Hemp Production Services matches grower donation through Two Acre Challenge

Thursday, November 15, 2018

Alberta hemp producer James Thiessen is donating the proceeds from the sale of one acre of his hemp crop to the Foodgrains Bank as part of the Two Acre Challenge. (Photo: Submitted)

Donations from sale of one acre of hemp production matched to help small-scale farmers around the world improve crops

For hemp producer James Thiessen, being educated about the challenges and complexities of farming is important.

Thiessen farms in one of the northern-most agricultural communities in the world, in northern Alberta’s Peace River Valley, near La Crete.

The area is remote (about seven to eight hours north of Edmonton), and despite fertile land, the isolated location makes it an area in which farming can be difficult. Occasional erratic weather, including bouts of snow in the middle of summer, don’t help.

For Thiessen, a good understanding of how to capitalize on what makes his region unique is what has made all the difference between land lying dormant or being used for other purposes, and a vibrant agricultural economy.

“A lot of people don’t realize just how viable agriculture here can be,” says Thiessen. “Fifty years ago, for example, it was thought impossible to have an agricultural industry this far north.”

So when Thiessen was asked if he would consider participating in the Two Acre Challenge growing project of Hemp Production Services (HPS), the answer was yes.

Through the Two Acre Challenge, growers designate one acre of their hemp production toward Canadian Foodgrains Bank. For each acre that is donated, Hemp Production Services will provide a matching donation on a 1:1 basis—hence the name Two Acre Challenge.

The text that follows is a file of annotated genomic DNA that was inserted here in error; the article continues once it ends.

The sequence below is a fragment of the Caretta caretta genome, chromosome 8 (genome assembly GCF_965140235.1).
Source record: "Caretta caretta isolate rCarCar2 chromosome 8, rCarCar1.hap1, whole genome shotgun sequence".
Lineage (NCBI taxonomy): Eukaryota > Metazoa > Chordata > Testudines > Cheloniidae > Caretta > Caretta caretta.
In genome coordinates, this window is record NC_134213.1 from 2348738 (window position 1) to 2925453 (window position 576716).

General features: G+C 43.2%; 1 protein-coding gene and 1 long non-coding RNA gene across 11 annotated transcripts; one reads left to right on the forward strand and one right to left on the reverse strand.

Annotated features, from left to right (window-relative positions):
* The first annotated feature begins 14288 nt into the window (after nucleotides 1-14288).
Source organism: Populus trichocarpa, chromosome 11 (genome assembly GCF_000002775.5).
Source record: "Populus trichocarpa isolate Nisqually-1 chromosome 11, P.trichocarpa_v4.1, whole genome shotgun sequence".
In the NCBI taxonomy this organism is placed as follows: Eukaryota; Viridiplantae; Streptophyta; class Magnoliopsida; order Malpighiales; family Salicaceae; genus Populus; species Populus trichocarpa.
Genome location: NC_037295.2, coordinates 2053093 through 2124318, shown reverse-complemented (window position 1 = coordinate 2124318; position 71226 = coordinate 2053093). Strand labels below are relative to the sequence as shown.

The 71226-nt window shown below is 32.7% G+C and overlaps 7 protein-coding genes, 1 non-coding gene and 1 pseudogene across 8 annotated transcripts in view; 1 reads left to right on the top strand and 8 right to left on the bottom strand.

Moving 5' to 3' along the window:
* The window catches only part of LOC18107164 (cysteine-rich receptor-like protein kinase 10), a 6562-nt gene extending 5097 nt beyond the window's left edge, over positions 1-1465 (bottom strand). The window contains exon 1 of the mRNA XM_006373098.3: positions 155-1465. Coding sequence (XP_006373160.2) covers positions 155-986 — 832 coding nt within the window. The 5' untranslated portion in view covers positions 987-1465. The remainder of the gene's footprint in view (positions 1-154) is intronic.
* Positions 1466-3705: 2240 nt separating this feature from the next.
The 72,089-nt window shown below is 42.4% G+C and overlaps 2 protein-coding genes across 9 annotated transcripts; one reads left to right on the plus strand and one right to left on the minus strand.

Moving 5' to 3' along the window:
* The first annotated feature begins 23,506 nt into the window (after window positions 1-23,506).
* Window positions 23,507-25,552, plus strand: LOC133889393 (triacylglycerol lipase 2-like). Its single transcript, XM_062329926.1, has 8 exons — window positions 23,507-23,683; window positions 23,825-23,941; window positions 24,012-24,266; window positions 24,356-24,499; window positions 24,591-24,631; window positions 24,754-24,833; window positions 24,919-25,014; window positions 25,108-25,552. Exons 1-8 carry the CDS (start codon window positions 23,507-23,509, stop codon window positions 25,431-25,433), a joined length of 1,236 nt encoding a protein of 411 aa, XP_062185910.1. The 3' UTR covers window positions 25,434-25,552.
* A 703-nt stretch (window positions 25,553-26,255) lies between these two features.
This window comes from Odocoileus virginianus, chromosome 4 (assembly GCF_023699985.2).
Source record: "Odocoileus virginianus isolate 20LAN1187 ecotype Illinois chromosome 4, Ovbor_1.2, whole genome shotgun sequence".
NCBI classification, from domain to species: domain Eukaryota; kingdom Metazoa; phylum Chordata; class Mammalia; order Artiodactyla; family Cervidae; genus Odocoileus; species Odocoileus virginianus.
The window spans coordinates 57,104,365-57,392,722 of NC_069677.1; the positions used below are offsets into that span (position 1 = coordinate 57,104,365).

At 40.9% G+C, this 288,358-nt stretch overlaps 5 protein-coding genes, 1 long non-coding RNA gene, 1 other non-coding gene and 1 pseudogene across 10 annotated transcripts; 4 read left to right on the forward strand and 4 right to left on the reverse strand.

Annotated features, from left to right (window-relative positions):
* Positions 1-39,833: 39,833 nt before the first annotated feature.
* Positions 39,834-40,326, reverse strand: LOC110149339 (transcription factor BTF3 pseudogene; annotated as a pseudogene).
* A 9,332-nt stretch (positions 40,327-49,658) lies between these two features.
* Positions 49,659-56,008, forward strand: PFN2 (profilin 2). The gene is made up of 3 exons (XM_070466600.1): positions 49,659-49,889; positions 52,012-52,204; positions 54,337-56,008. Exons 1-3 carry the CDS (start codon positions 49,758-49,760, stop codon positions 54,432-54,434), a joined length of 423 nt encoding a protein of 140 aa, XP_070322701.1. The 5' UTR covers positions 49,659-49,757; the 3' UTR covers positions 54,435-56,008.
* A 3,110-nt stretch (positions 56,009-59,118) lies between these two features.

“At HPS, we believe that innovative farmers have been the backbone to Canadian agriculture, and especially the hemp industry,” says HPS President Gary Meier. “Innovation is also key to improving the agriculture practices of smallholder farmers to improve their food security. We believe that the Foodgrains Bank is a leader in making sure funds are used in ways that stimulate long-term innovation and improved food security among smallholder farmers.”

Proceeds from the Two Acre Challenge are used to provide conservation agriculture training to small-scale farmers in Africa who struggle to grow enough crops to support their families.

Despite their hard work, many small-scale farmers in countries like Ethiopia, Tanzania and Kenya are unable to provide for their food needs year-round.

They struggle with variable and erratic weather, access to markets, and lack of training and resources to improve their farms.

Through conservation agriculture—a way of farming that emphasizes minimal soil disturbance, soil cover, and crop rotations and associations—they are being trained in sustainably improving their land’s productivity while learning tools to cope with drought and unpredictable weather.

One farmer who has taken conservation agriculture training to heart is Tesfaye Bukulo, of Ethiopia. In 2015, the father of five decided to give conservation agriculture a try. After receiving training and planting his first conservation agriculture crop, he saw positive results: Where he once got almost no crops because of the drought, he grew over 200 kilograms of maize.

For Foodgrains Bank executive director Jim Cornelius, farmers in Canada standing in solidarity with farmers in other parts of the world is at the heart of the Foodgrains Bank.

“The Two Acre Challenge exemplifies to me the good things that happen when we work together. It’s an opportunity to not only help reduce hunger around the world, but also to connect Canadian farmers with farmers around the world who face many of the same challenges, albeit on a different scale.”

For Thiessen, supporting farmers such as Bukulo in making improvements to their farm is an important part of why he’s involved with the Two Acre Challenge. “There are a lot of challenges in farming—you need a lot of tenacity,” he says, noting that regardless of where one lives, there are enough challenges in making a living from farming—not being able to access training and support shouldn’t be one of them.

“It’s a crying shame that people are hungry due to a lack of education.”

–Amanda Thorsteinsson, Communications Coordinator